The Scoop Winter 2016 - Page 27

Just like the game of lacrosse itself, the athletic playing surfaces have dramatically changed in recent years. Originally, grass fields served as the lone playing surface option for athletes everywhere. Field lights were a rarity and competition would be limited to the daylight hours. But in the last 50 years, there has been an influx of athletic field innovation. This revolution brought the Astroturf in the 1960s which eventually gave way to the artificial turf that we see more frequently today. Fast forward to 2016, and artificial turf playing surfaces paired with field lights are constantly popping up, changing the experience for athletes and fans everywhere.

The boom of the turf field industry, paired with large, stadium lighting have opened countless doors for athletic leagues everyone, from the professional leagues to the most casual of youth leagues. The implementation of turf fields has made a direct impact on sports. Specifically, to the game of lacrosse, turf fields have brought a faster pace of play. This is a byproduct of easier to scoop groundballs and a surface which allows young athletes the ability to run and cut quicker than they normally would on a grass field.

With turf, there are no more puddles and no more mud, and the days of rained-out competition is almost a thing of the past. Especially in New England—with a weather pattern often with a mind of its own—the turf fields provide athletic leagues and programs with some form of consistency, making things a lot easier for everyone involved.

While it’s easy to sit here and say turf fields would make everyone’s life a lot easier, the fact of the matter is that not every league, program, team or athlete has the access to a turf field. Maybe one day every town in Massachusetts will be able to have a turf field for their young MBYLL athletes, but for now, many towns are carrying on without turf fields available to use.


Even though games do not typically start until April, long New England winters are the first opponent of any MBYLL program, especially those without the benefit of turf. However, many programs across Massachusetts have come to one conclusion, the New England weather is truly unpredictable, but preparing for any situation is essential to the success of a program.

Jenn Martins, Wilmington Youth Lacrosse’s Vice-President acknowledged the weather as one of the top challenges that the program faces. In order to counter-act the challenge of getting valuable field time before early season competition, Martins and the other Wilmington Youth Lacrosse board members realize the players need alternative field options. “Our program builds out a comprehensive indoor strategy beginning in late January and lasting right until the season starts. We emphasize conditioning, stick skills, and ball movement for these early training and practice schedules. It’s not uncommon for coaches to utilize playground space to help show younger players spacing and positions," said Martins.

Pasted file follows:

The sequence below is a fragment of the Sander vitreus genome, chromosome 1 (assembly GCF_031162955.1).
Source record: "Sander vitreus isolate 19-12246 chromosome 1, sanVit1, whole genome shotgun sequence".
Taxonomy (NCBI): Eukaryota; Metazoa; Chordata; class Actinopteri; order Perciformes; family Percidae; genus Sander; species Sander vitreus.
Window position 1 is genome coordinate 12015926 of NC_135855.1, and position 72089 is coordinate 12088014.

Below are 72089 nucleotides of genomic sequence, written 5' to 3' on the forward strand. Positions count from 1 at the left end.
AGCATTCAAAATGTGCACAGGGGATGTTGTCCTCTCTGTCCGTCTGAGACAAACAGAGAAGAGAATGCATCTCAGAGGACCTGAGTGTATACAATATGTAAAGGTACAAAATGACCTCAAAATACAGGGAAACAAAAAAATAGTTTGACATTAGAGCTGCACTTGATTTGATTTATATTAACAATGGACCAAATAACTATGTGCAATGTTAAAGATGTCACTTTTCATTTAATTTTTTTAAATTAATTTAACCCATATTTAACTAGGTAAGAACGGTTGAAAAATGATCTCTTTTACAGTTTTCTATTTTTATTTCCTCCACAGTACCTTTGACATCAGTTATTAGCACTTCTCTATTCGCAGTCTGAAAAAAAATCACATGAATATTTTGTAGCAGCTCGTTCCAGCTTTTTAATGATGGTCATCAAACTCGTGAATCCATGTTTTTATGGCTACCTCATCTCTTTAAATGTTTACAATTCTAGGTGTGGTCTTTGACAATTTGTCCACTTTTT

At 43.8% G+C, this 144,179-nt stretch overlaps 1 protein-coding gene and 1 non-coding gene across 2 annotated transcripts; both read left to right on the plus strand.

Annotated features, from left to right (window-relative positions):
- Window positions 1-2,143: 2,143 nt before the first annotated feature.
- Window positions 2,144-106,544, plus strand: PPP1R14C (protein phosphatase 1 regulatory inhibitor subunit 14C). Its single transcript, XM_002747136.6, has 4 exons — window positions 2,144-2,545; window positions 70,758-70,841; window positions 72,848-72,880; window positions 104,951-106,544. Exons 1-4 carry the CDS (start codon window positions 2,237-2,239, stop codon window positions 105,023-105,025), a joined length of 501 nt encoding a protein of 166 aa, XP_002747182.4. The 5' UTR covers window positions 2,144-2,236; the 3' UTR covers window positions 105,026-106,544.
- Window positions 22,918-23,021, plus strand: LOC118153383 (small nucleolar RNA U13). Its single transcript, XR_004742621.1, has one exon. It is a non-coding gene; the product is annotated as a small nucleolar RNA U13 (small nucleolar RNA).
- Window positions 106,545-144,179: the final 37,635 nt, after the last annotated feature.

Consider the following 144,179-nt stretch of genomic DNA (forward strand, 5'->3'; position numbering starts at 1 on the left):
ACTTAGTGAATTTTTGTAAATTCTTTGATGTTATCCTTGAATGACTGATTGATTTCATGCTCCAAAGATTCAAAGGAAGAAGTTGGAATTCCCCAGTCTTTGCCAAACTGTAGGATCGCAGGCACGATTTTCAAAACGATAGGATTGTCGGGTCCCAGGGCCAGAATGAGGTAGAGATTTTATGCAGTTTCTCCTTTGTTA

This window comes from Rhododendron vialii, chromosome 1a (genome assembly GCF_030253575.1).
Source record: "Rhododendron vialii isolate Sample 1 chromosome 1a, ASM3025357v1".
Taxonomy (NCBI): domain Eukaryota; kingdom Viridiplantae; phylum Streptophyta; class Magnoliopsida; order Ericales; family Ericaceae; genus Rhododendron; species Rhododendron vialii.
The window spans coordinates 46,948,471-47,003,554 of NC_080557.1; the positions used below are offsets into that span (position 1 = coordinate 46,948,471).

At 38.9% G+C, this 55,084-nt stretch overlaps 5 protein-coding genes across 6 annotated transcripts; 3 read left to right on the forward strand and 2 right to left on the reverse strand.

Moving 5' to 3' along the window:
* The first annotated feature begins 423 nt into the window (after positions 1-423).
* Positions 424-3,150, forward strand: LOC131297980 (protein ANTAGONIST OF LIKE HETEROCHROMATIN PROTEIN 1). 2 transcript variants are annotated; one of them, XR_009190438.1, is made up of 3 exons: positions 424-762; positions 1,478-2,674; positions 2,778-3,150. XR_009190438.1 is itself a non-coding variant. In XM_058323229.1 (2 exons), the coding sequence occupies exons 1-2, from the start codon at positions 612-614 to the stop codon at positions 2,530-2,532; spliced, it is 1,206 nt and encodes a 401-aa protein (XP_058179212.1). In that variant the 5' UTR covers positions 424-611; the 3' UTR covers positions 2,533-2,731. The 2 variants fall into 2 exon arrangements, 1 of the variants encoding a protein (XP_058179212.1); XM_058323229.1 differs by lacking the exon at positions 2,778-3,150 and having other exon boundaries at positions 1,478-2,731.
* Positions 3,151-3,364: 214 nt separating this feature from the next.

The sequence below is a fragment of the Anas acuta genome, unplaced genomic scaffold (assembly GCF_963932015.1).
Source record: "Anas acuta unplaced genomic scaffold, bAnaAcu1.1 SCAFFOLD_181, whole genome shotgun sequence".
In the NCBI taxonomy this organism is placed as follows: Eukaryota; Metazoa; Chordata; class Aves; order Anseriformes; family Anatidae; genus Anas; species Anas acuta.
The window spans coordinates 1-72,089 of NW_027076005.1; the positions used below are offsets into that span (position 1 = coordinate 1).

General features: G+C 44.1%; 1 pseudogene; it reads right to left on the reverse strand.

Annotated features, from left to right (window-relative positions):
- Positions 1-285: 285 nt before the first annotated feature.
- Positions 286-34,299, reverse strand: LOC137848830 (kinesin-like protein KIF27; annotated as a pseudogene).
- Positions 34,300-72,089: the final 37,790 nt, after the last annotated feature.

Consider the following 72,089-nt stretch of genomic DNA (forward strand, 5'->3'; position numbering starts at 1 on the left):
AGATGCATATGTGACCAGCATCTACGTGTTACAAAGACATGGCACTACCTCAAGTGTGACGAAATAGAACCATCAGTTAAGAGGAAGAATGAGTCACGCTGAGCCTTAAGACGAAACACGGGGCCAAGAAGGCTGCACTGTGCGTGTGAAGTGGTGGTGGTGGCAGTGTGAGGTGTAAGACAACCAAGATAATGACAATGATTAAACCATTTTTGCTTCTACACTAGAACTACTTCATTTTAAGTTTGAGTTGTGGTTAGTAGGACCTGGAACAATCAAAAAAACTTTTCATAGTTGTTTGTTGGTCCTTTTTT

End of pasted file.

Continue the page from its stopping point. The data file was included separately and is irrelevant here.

In the Northbridge Youth Lacrosse program, which doesn’t have turf fields accessible to them, they take a similar tactic to allow players practice opportunities early on in the season, renting out field space at a local indoor facility. Stacie Murray, president of the Northbridge Youth Lacrosse program, acknowledges how important early season practices are and the benefits that can go along with renting out an alternative practice venue when the remnants of winter leave an impact on local fields. “Given the circumstances, we make the best of the situation,” said Murray. “Early in the season, coaches really like to focus on the fundamentals and stick skills; the time we get to rent out at our indoor facility is very helpful, especially for our younger players who are new to the game,” added Murray.

In Ipswich, the youth lacrosse program uses field space at nearby Governors Academy during their spring break in order for players to get some outdoor experience. Peter Ginolfi, president of the Ipswich Youth Lacrosse program, realizes the importance of getting outside to a properly marked field for some practice time: “Practicing inside is great for stick skills, but getting out to the field for the first time is so helpful so we can begin to teach things like rides and clears; something that is tough to do inside.”

Although conditions are not ideal for many programs such as those in Wilmington, Northbridge, and Ipswich, people like Martins, Murray, and Ginolfi, along with their coaches and other board of directors, do all they can to make sure their players get plenty of practice experience regardless of the field situation.


Available field space early on in the year is an obstacle faced by even the most well equipped programs. While program directors scout for alternative practice venues, coaches do all they can to prepare players for any field conditions that may arise during the course of the season.

Outside of the players and coaches, the playing surface itself can directly impact how the game is played, especially with some of the youngest players. For instance, a grass field may be more difficult for players to pick up groundballs, resulting in longer

The Scoop / Winter '16 27